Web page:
Despite recent hiccups, the Green Party still appears to be gaining votes. However, these may be coming from the Labour faithful, writes Pattrick Smellie for BusinessDesk.
Three weeks out from polling day, and just five days before the start of early voting, Labour Party strategists might be expected to be feeling pretty confident.
Poll after poll – including the two public polls taken this month and a reliable, leaked UMR poll – say the same thing: Labour will form the next government.
However, there is such a thing as peaking too early.
There is some evidence there is a swing to the Greens occurring amongst Labour voters who think their party’s safe, and who don’t want it to be so safe that it does as little in the next term as many perceive it to have done in the current one.
As a result, the Greens appear to have shrugged off co-leader James Shaw’s “green school” funding debacle and are back in contention at around 6% to 7% support, roughly where they polled in the 2002, 2008, and 2017 elections and for most of this parliamentary term in opinion polls.
Meanwhile, Labour’s support is looking just a little soft. At 48% in last week’s One News Colmar Brunton poll, Labour could still govern alone, but that was a 5.5% point dip on the previous poll, in late July.
Likewise, the latest Newshub-Reid Research poll showed Labour on the slide, at 50% support, down from the frankly silly 60.9% recorded in late July when the country patted itself on the back about returning to alert level one and before the second lockdown.
It is clear that some, if not most, of that slide is being lost to the Green Party. The more that happens, the more the parties opposition will have a stick with which to beat Labour.
And the more Labour slides, while the Greens remain strong, the more likely it is that the very thing the opposition parties paint as a bogey – a weaker-than-expected Labour administration heavily influenced by the Greens – will be delivered. To aspirational, particularly younger, Labour/Green swing voters, this would be a desired outcome.
Many Labour people expected more progress on a long list of issues – reduced inequality, taxing wealth, housing affordability and availability, climate change action, domestic violence, to name but a few.
After all, Jacinda Ardern promised a transparent, transformative compassionate government when she held out her hand three years ago and said “Let’s do this.”
The standard excuse to date has been “NZ First stopped us.”
Is this the end?
Well, NZ First looks unlikely to be a problem after October 17. Poll after poll puts the party so far below the 5% threshold it will take a miracle to bring it back to parliament and, even if returned, Labour almost certainly won’t need them.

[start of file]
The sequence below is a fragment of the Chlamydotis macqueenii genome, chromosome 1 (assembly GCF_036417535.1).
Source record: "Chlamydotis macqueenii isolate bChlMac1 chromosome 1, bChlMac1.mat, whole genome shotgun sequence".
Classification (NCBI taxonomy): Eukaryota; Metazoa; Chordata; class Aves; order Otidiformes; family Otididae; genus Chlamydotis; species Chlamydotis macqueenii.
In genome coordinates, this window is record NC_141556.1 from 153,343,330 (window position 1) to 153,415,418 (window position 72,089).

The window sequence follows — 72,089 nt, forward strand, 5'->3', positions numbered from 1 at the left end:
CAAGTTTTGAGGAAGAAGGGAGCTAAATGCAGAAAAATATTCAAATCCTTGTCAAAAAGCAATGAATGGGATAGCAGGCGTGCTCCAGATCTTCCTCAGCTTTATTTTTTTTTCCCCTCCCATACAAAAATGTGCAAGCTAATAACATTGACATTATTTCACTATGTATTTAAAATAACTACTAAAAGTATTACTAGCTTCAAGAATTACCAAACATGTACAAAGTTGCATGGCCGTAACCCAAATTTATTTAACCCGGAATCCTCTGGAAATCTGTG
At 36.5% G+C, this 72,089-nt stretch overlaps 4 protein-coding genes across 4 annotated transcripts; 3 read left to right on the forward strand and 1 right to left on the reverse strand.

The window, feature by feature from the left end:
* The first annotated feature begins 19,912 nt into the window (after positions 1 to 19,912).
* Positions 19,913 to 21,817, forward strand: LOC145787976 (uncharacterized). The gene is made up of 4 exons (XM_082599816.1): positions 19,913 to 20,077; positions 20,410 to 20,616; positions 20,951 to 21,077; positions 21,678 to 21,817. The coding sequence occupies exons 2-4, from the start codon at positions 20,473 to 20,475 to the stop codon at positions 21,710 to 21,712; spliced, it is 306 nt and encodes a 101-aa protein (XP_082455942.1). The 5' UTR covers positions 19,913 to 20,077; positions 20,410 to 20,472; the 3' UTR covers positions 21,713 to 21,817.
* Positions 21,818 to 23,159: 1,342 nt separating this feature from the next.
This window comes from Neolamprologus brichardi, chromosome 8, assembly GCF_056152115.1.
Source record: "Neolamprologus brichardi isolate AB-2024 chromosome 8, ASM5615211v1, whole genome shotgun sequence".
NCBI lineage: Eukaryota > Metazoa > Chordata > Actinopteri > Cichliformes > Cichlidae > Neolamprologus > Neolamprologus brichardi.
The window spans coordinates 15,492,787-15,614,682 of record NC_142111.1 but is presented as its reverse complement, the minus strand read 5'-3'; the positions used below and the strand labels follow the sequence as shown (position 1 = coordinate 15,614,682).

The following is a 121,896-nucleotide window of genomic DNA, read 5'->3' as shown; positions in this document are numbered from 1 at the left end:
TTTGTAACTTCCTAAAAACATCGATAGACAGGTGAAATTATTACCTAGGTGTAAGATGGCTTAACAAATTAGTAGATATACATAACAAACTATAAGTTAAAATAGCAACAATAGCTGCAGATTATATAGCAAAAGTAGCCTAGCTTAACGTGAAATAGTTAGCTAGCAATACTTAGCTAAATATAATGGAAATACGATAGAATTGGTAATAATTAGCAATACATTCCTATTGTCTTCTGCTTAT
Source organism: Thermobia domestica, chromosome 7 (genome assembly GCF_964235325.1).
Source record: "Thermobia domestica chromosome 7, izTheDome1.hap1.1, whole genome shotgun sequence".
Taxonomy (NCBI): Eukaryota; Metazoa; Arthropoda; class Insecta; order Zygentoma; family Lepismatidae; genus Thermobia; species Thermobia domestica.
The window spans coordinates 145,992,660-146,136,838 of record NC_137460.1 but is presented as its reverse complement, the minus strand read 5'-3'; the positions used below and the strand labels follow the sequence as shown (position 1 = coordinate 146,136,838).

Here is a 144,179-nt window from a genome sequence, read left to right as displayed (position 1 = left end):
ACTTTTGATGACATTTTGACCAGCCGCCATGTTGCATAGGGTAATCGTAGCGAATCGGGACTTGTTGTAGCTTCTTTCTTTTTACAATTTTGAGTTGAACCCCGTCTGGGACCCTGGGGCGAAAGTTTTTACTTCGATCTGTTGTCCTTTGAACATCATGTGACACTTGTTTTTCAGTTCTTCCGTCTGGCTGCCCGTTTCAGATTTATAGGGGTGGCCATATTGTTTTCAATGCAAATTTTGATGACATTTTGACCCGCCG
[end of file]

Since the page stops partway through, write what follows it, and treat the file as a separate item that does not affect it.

Tortuously constructed scenarios do exist where National, Act and NZ First would have the numbers, but they’re neither obvious nor high in the balance of probabilities.
So, just about the only thing that could spike Labour’s guns now would be a sudden rush of electoral fear about what a Labour-Greens government might look like.
Unfortunately for Labour strategists, a bunch of its traditional support base appears to be delivering that bogey on a plate for a last-ditch bout of scaremongering from the parties of Opposition.
That’s why we saw Winston Peters come out all guns blazing on Ihumātao last Friday, using the traditional geographic flashpoint for election year race-baiting – the north Auckland beach suburb of Orewa – as the venue.
It will be increasingly tempting for National to sharpen its teeth on the prospect of Labour-led, but Green-swayed government for the next three weeks. The credibility problems it’s having with the most fundamental parts of its policy platform – its economic plan – suggest it will grab whatever potent weaponry it believes may be to hand.
A focus on life under a Labour-Greens government must be a sitter for Judith Collins when she meets Ardern again in this Wednesday’s TV3 leaders’ debate.
After last week’s bloodless affair on TV1, both leaders have plenty to prove in an election campaign that much of the country appears almost inured to.
This article originally appeared on BusinessDesk. Their team publishes quality independent news, analysis and commentary on business, the economy and politics every day. Find out more.